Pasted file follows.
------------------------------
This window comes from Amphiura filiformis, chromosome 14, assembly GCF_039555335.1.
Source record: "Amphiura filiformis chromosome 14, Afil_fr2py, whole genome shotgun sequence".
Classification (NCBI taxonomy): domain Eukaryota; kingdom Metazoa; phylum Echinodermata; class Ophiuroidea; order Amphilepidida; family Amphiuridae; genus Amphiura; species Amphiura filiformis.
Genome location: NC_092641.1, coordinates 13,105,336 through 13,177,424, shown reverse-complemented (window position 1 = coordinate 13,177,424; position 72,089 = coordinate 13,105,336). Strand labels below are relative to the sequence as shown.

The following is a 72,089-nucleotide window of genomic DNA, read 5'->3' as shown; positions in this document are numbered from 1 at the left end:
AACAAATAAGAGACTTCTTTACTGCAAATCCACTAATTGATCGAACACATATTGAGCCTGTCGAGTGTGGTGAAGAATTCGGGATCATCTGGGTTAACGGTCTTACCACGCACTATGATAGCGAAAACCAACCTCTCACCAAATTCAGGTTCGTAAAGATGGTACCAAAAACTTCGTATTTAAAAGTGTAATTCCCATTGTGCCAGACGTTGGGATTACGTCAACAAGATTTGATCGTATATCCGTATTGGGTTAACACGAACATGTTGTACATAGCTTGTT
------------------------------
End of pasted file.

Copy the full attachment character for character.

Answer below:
This window comes from Amphiura filiformis, chromosome 14, assembly GCF_039555335.1.
Source record: "Amphiura filiformis chromosome 14, Afil_fr2py, whole genome shotgun sequence".
Classification (NCBI taxonomy): domain Eukaryota; kingdom Metazoa; phylum Echinodermata; class Ophiuroidea; order Amphilepidida; family Amphiuridae; genus Amphiura; species Amphiura filiformis.
Genome location: NC_092641.1, coordinates 13,105,336 through 13,177,424, shown reverse-complemented (window position 1 = coordinate 13,177,424; position 72,089 = coordinate 13,105,336). Strand labels below are relative to the sequence as shown.

The following is a 72,089-nucleotide window of genomic DNA, read 5'->3' as shown; positions in this document are numbered from 1 at the left end:
AACAAATAAGAGACTTCTTTACTGCAAATCCACTAATTGATCGAACACATATTGAGCCTGTCGAGTGTGGTGAAGAATTCGGGATCATCTGGGTTAACGGTCTTACCACGCACTATGATAGCGAAAACCAACCTCTCACCAAATTCAGGTTCGTAAAGATGGTACCAAAAACTTCGTATTTAAAAGTGTAATTCCCATTGTGCCAGACGTTGGGATTACGTCAACAAGATTTGATCGTATATCCGTATTGGGTTAACACGAACATGTTGTACATAGCTTGTT